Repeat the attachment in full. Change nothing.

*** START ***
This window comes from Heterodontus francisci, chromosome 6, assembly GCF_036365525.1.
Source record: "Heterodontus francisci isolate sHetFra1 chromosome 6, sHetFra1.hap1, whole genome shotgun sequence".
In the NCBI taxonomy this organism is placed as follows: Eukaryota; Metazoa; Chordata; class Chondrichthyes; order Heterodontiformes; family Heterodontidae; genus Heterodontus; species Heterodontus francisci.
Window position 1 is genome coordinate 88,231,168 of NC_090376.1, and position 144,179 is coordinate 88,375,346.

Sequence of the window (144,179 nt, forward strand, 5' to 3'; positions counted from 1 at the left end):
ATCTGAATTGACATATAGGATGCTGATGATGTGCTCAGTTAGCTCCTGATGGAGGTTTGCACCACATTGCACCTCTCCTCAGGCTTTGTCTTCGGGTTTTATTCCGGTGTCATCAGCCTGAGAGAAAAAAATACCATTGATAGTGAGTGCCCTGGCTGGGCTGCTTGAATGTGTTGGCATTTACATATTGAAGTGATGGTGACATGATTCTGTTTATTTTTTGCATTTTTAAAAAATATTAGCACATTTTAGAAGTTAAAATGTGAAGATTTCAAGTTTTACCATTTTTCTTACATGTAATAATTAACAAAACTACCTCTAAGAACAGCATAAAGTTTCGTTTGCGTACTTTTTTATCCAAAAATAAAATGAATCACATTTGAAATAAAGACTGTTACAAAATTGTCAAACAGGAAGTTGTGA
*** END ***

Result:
This window comes from Heterodontus francisci, chromosome 6, assembly GCF_036365525.1.
Source record: "Heterodontus francisci isolate sHetFra1 chromosome 6, sHetFra1.hap1, whole genome shotgun sequence".
In the NCBI taxonomy this organism is placed as follows: Eukaryota; Metazoa; Chordata; class Chondrichthyes; order Heterodontiformes; family Heterodontidae; genus Heterodontus; species Heterodontus francisci.
Window position 1 is genome coordinate 88,231,168 of NC_090376.1, and position 144,179 is coordinate 88,375,346.

Sequence of the window (144,179 nt, forward strand, 5' to 3'; positions counted from 1 at the left end):
ATCTGAATTGACATATAGGATGCTGATGATGTGCTCAGTTAGCTCCTGATGGAGGTTTGCACCACATTGCACCTCTCCTCAGGCTTTGTCTTCGGGTTTTATTCCGGTGTCATCAGCCTGAGAGAAAAAAATACCATTGATAGTGAGTGCCCTGGCTGGGCTGCTTGAATGTGTTGGCATTTACATATTGAAGTGATGGTGACATGATTCTGTTTATTTTTTGCATTTTTAAAAAATATTAGCACATTTTAGAAGTTAAAATGTGAAGATTTCAAGTTTTACCATTTTTCTTACATGTAATAATTAACAAAACTACCTCTAAGAACAGCATAAAGTTTCGTTTGCGTACTTTTTTATCCAAAAATAAAATGAATCACATTTGAAATAAAGACTGTTACAAAATTGTCAAACAGGAAGTTGTGA